As a result, Securitas subsequently moved to strike Garmoe as an expert since Plaintiff's disclosure statement did not comply with the requirements of Fed. R. Civ. P. 26(a)(2). See Mot. in Limine to Strike Expert Testimony of William S. Garmoe (ECF No. 11). Instead of opposing such Motion, Plaintiff agreed not to call Garmoe as an expert witness. See Response to Mot. in Limine to Strike Expert Testimony of William S. Garmoe (ECF No. 13). Noting Plaintiff's concession, this Court granted Defendant's Motion in Limine by Minute Order on March 5, 2013.

On March 7, 2013, Defendant served its Rule 26(a)(2) statement, see Mot., Exh. B (Defendant's Rule 26(a)(2) Disclosure of Expert Testimony), listing two testifying experts: Michael Dorn, an expert on school safety and security, and Howard Levinson, an expert on security. Id. Several weeks later, Plaintiff served a rebuttal disclosure statement, again listing Garmoe as a testifying expert, this time including a report and other supporting documentation. See Mot., Exh. C (Plaintiff's Rebuttal Rule 26(a)(2) Statement). Once again, Securitas has filed a Motion to Strike.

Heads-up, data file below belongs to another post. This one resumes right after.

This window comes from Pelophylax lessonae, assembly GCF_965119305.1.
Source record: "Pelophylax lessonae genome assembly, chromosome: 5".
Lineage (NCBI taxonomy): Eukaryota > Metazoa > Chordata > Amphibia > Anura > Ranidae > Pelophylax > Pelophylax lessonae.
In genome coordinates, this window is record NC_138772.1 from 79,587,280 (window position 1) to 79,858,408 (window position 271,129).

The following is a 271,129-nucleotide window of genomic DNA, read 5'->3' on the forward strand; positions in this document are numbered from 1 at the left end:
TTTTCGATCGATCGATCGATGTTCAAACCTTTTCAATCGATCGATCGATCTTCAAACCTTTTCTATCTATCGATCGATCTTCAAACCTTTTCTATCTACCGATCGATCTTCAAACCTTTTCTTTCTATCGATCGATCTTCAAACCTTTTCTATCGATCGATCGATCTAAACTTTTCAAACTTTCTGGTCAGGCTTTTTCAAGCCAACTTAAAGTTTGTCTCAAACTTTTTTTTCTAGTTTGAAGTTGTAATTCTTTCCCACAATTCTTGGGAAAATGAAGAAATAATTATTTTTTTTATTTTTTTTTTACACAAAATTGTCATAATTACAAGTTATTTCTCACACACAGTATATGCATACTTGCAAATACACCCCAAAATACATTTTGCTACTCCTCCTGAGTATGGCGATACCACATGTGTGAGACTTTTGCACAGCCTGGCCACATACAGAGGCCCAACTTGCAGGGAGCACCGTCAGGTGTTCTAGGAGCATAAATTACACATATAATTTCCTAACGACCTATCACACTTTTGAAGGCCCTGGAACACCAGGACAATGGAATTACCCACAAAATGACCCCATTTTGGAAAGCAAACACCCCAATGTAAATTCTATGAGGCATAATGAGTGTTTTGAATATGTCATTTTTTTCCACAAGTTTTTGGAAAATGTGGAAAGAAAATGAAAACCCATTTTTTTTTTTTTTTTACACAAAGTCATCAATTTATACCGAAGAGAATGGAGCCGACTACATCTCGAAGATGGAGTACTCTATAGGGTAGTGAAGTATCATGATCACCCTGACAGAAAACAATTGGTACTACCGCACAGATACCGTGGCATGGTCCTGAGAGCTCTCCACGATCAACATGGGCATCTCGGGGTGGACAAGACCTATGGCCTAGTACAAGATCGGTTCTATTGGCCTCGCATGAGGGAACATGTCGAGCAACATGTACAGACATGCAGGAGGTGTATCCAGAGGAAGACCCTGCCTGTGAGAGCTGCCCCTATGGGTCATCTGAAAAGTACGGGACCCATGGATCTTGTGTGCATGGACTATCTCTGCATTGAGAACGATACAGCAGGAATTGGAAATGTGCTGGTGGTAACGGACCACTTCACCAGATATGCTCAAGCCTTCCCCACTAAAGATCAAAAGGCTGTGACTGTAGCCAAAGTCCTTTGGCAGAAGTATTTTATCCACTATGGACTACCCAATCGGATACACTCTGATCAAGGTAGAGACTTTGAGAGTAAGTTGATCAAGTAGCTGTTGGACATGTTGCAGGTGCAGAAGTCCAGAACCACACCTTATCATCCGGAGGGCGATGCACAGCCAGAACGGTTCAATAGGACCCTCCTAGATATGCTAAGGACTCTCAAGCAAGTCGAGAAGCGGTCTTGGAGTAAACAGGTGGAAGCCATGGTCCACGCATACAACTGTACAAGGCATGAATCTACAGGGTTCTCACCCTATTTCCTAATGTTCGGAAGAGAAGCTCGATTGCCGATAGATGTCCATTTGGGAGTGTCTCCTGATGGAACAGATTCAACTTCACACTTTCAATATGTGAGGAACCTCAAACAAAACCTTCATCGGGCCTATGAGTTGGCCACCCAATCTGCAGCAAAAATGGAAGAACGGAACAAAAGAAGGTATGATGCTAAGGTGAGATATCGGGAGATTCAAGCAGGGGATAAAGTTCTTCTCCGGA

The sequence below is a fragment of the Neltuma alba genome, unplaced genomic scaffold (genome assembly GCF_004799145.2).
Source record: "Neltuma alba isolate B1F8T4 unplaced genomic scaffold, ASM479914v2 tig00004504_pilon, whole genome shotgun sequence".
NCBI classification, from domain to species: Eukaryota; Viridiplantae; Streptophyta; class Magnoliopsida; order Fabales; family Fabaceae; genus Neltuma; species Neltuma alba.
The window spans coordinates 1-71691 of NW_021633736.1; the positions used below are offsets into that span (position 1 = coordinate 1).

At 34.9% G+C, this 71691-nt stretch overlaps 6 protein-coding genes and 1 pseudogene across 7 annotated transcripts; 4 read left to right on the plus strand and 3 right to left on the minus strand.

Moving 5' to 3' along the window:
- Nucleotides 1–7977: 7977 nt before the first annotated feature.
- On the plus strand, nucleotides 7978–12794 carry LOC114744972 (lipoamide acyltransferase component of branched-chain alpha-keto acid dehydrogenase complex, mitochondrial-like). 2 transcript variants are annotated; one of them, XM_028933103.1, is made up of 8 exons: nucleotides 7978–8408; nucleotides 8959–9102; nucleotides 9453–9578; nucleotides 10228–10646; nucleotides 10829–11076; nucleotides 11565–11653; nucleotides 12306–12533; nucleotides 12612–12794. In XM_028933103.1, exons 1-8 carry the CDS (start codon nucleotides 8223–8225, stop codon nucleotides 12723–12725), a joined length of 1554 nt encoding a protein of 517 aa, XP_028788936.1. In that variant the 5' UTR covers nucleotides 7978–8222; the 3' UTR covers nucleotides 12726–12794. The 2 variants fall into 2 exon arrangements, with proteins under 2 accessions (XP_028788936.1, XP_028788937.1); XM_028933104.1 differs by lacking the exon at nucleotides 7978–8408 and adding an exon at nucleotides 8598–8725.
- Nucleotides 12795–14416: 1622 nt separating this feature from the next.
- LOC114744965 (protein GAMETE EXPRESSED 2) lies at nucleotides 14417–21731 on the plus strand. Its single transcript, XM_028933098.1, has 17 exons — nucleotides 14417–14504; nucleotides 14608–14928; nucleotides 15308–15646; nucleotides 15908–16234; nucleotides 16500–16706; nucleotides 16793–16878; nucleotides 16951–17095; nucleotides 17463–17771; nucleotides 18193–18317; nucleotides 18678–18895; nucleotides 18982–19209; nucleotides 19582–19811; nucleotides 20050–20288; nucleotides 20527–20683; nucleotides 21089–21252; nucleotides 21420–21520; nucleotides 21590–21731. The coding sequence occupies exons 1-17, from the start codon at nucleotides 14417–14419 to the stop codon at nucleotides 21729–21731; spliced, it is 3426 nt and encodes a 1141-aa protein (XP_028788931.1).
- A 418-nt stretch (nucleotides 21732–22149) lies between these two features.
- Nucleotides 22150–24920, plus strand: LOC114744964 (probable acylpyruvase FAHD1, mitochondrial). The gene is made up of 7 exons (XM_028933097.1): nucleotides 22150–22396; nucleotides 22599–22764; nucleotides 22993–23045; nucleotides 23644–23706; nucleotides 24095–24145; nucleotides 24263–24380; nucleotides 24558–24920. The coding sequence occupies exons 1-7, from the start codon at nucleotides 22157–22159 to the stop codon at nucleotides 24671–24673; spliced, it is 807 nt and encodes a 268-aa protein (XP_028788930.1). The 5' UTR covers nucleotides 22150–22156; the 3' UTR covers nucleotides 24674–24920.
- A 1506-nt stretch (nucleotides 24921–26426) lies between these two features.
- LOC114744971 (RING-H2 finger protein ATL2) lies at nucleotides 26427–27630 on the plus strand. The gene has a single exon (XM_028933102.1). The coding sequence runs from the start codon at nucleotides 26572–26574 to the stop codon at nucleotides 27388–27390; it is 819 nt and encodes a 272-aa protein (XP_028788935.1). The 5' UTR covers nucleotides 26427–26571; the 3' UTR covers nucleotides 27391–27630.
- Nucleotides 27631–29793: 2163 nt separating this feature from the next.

II.Legal Standard

A district court has "'broad discretion in determining whether to admit or exclude expert testimony.'" U.S. ex rel. Miller v. Bill Harbert Int'l Constr., Inc., 608 F.3d 871, 895 (D.C. Cir. 2010) (quoting United States v. Gatling, 96 F.3d 1511, 1523 (D.C. Cir. 1996)). Federal Rule of Evidence 702, which governs the admissibility of such testimony, provides:

A witness who is qualified as an expert by knowledge, skill, experience, training, or education may testify in the form of an opinion or otherwise if:

(a) the expert's scientific, technical, or other specialized knowledge will help the trier of fact to understand the evidence or to determine a fact in issue;

(b) the testimony is based on sufficient facts or data; (c) the testimony is the product of reliable principles and methods; and